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I am not into number theory at all -- is there a specific reason why some researchers spend enormous effort on calculating millions of digits in the decimal (or any other base) expansions of irrationals like pi? Are there known connections to applied fields such as cryptography, e.g.?

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Mostly, these calculations are taken as benchmarks for new supercomputers. I know more than enough digits by heart to compute the earth equator up to subatomics. Then again, the algorithms used are interesting in themselves (probably more than their output): Don't you find it intriguing that it is possible to compute the millionth digit o f$\pi$ in reasonable time without needing to calculate and store all previous digits? On the other hand, while it is widely believed that the digits of $\pi$ "look like random" no stats derived from billions of digits can actually prove such a conjecture. –  Hagen von Eitzen Sep 27 '12 at 22:01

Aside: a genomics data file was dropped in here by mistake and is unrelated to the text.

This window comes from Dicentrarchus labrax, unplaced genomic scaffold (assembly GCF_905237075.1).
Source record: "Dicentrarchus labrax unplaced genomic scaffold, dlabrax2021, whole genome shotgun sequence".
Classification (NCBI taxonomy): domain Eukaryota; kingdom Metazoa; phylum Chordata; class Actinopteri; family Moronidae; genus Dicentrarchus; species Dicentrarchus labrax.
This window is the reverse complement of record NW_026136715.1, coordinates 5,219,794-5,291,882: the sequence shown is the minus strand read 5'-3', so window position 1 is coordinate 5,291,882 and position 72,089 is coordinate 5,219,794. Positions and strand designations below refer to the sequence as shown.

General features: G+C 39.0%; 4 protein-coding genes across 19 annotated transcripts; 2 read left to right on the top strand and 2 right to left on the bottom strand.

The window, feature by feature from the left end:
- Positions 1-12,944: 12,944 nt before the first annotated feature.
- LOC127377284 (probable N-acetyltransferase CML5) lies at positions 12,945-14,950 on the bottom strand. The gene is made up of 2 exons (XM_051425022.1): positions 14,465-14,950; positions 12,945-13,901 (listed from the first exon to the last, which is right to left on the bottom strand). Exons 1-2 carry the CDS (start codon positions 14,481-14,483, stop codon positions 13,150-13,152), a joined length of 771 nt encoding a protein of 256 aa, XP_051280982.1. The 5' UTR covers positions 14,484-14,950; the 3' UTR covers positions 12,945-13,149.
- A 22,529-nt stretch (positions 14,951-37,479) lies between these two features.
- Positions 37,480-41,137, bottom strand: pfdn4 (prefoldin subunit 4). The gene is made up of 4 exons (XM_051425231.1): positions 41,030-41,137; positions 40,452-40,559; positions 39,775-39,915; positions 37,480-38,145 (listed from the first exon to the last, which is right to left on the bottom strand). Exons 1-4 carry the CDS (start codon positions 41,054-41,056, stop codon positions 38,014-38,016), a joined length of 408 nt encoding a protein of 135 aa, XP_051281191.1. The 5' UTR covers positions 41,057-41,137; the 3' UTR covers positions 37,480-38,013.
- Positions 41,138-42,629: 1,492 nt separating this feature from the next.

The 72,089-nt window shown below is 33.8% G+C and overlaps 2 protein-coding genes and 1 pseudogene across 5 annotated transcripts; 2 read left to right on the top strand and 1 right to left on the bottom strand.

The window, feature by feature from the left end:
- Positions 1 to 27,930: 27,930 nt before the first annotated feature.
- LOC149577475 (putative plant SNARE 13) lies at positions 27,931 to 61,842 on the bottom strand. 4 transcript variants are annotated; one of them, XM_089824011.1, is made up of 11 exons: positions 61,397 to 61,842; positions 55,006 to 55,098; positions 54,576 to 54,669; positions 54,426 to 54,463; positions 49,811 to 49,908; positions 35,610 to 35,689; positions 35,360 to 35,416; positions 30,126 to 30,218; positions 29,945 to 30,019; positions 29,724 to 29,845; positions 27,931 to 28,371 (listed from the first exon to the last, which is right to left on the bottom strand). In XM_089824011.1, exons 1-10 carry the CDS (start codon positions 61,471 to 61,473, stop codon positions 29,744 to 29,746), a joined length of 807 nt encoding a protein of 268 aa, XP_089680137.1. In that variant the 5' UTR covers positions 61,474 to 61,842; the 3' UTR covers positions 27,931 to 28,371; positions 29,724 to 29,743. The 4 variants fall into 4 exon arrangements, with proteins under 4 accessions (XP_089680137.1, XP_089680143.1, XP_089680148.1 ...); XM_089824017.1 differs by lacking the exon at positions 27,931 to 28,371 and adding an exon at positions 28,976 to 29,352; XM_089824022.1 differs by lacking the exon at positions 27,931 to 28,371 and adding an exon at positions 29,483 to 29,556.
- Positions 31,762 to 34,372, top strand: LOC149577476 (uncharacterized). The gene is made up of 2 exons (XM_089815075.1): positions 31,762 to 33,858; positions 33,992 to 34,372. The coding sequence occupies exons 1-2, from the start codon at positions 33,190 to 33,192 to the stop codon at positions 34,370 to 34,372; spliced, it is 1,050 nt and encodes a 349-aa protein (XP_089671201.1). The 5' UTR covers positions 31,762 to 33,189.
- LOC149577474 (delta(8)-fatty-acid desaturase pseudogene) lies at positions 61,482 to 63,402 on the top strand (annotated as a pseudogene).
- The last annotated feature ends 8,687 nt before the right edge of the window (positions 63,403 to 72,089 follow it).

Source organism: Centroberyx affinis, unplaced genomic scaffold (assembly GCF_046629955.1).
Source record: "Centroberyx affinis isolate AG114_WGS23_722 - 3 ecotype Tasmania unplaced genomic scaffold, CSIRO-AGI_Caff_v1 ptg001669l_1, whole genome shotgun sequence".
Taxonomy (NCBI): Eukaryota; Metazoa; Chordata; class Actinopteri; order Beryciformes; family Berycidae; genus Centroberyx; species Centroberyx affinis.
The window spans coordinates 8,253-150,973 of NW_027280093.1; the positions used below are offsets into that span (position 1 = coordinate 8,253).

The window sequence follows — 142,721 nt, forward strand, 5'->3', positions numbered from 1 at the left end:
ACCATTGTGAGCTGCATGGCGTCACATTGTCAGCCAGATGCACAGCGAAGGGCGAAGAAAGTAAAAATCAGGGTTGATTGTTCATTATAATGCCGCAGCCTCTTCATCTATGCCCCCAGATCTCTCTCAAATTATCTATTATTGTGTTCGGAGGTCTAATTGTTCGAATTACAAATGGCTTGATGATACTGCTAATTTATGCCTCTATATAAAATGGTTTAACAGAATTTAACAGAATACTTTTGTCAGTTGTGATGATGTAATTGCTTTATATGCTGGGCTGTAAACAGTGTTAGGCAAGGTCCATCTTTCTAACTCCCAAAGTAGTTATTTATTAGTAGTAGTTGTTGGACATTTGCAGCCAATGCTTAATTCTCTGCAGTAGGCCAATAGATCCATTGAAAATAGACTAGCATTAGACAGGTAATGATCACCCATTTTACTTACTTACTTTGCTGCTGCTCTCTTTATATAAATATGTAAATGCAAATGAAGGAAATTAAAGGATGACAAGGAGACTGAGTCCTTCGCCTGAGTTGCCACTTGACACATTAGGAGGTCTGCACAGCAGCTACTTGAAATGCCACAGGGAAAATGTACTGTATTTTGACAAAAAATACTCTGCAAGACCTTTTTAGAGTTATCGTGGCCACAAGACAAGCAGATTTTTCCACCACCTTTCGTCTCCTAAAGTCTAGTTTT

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@HagenvonEitzen, isn't that statement about computing digits of $\pi$ only about hexadecimal digits, not decimal digits? –  lhf Sep 28 '12 at 0:01
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Does climbing Mt. Everest have an application? Are there known connections to applied fields such as geology? –  Qiaochu Yuan Sep 28 '12 at 0:31

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